Bovis ISSN 2398-2993

3D syndrome

Synonym(s): Western NSW (New South Wales) Cattle Deaths

Contributor(s): Mike Reynolds , Erika Bunker

Introduction

  • Cause: at present the etiology of 3D syndrome is unknown and there is an absence of its peer review in the literature.
  • Signs: drooling, diarrhea and death.
  • Diagnosis:
    • Clinical signs and post mortem findings consistent with disease (particularly oesophagitis), during the at risk period between November and February.
    • 3D Syndrome has only been reported in the Western districts (Mossgiel, Hay and Ivanhoe regions) of NSW Australia.
    • Exclusion of known etiological agents.
  • Treatment:
    • Euthanasia, on welfare grounds, should be considered in all clinical cases.
    • If treatment is attempted, it should focus on the treatment of sepsis. Namely: intravenous fluid therapy, non- steroidal anti-inflammatories and antimicrobials.
  • Prognosis: the disease is almost invariably fatal. 

Pathogenesis

Etiology

  • The cause of 3D syndrome in cattle is as yet unknown with the disease first documented in 2006.

Predisposing factors

General

  • The risk period has been defined as November to February.  

Specific

  • Cattle grazed during the summer months, typically after good winter rains followed by a period of little or no rainfall and heat conditions.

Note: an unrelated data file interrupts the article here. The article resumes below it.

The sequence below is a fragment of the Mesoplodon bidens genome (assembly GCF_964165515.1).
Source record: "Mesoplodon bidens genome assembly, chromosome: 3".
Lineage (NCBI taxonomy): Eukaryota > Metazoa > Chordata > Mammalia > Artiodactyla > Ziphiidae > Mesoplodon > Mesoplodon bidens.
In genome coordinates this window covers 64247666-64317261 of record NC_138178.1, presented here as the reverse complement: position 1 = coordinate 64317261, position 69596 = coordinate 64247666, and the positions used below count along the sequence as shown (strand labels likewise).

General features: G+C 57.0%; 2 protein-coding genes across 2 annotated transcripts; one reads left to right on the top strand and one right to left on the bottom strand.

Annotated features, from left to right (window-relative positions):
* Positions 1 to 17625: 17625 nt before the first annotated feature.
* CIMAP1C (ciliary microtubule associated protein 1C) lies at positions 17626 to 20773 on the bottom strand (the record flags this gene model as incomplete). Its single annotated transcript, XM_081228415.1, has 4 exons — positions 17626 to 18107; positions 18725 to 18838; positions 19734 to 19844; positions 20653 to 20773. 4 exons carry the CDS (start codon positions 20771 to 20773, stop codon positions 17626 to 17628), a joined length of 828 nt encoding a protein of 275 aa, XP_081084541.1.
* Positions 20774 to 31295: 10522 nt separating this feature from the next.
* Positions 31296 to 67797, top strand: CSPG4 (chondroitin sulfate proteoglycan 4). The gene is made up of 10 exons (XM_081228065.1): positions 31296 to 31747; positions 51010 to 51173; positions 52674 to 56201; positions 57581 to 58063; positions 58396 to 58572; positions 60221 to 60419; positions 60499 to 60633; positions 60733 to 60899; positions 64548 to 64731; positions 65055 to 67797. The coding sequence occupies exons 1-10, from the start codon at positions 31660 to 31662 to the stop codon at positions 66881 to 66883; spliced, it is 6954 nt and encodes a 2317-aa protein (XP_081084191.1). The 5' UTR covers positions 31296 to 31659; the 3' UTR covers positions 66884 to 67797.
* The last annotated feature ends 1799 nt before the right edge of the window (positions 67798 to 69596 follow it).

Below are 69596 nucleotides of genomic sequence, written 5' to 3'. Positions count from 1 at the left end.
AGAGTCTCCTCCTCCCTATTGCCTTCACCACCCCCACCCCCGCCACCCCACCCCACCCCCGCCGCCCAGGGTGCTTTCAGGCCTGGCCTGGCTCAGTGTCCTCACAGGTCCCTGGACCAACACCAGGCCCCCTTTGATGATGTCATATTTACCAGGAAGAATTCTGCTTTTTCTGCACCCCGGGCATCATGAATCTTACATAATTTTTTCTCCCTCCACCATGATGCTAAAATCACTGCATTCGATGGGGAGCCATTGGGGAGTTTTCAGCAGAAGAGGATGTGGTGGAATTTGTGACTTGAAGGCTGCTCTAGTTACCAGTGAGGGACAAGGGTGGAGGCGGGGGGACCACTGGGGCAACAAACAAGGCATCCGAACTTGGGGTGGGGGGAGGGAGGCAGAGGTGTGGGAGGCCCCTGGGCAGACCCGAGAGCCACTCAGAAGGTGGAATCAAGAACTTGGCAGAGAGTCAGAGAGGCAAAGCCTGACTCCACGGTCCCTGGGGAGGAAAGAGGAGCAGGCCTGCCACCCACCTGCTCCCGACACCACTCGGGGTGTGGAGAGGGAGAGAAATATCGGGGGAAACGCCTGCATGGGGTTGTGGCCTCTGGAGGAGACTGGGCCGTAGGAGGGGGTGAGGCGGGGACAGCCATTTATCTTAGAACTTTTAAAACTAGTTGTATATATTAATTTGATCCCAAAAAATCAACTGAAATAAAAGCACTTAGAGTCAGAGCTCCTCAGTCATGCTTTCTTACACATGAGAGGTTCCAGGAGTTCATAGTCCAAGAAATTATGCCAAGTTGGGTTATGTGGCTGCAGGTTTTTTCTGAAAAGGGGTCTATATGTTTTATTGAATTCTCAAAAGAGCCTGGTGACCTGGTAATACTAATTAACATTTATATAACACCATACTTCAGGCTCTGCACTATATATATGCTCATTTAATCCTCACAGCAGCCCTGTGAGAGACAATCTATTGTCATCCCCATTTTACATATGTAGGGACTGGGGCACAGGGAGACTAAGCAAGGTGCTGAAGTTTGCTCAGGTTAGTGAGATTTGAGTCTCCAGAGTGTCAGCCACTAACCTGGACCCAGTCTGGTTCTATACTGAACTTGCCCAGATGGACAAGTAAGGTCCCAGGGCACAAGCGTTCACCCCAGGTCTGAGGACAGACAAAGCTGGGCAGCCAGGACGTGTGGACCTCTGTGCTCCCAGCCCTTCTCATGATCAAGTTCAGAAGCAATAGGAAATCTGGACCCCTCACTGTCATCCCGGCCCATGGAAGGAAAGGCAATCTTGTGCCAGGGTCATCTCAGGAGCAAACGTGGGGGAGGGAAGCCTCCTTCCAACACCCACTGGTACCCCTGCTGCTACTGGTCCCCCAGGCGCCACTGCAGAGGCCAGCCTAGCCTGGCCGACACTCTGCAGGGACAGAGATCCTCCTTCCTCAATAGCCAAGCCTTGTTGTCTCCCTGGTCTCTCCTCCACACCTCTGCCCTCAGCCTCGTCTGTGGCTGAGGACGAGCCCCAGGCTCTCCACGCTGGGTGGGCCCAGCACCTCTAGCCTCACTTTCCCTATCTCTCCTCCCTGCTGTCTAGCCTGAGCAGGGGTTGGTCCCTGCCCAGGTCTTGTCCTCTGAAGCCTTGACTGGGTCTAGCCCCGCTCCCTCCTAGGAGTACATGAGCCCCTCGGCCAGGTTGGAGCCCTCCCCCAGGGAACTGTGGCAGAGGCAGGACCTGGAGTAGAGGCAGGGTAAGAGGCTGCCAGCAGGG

• Cattle usually in good body condition.
  • On some affected properties there was evidence of recent herd exposure to Pestivirus, however, diseased animals were not persistently infected.

Pathophysiology

  • Various endemic disease pathogens, for example, Salmonella spp Salmonella spp have been found to be present in cases of 3D syndrome, yet none are a consistent finding.  
  • It is postulated that physical abrasion from plant materials or chemical damage from plant or other toxins damage the mucosa of the esophagus and intestine allowing pathogenic bacteria cause signs typically seen in disease outbreaks.

Timecourse

  • Acute onset with mortality within 72 hours in the majority of cases.

Epidemiology

  • Calves more than 5 months of age are normally affected.
  • Not all properties affected in all outbreaks.
  • The same property may have affected and unaffected mobs.
  • No evidence of spread between properties.
  • Outbreaks have occurred in some years only.

Diagnosis

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Treatment

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Outcomes

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Further Reading

Publications

Refereed Papers

Other sources of information

  • Bailey G et al (2015) Review of cases submitted to investigate the cause of cattle deaths in Western New South Wales (so called 3D syndrome). [online] Available at: www.flockandherd.net.au. Last accessed 27 April 2018.

Organisation(s)

  • NSW Animal health Surveillance, New South Wales Department of Primary Industries and Local land Services 2014/Issue 1.
  • NSW Animal health Surveillance, New South Wales Department of Primary Industries and Local land Services 2015/Issue 4. 
  • NSW Animal health Surveillance, New South Wales Department of Primary Industries and Local land Services 2016.
  • Animal health Surveillance, Northern Territory Government,  Department of Primary Industries and Local land Services 2015.


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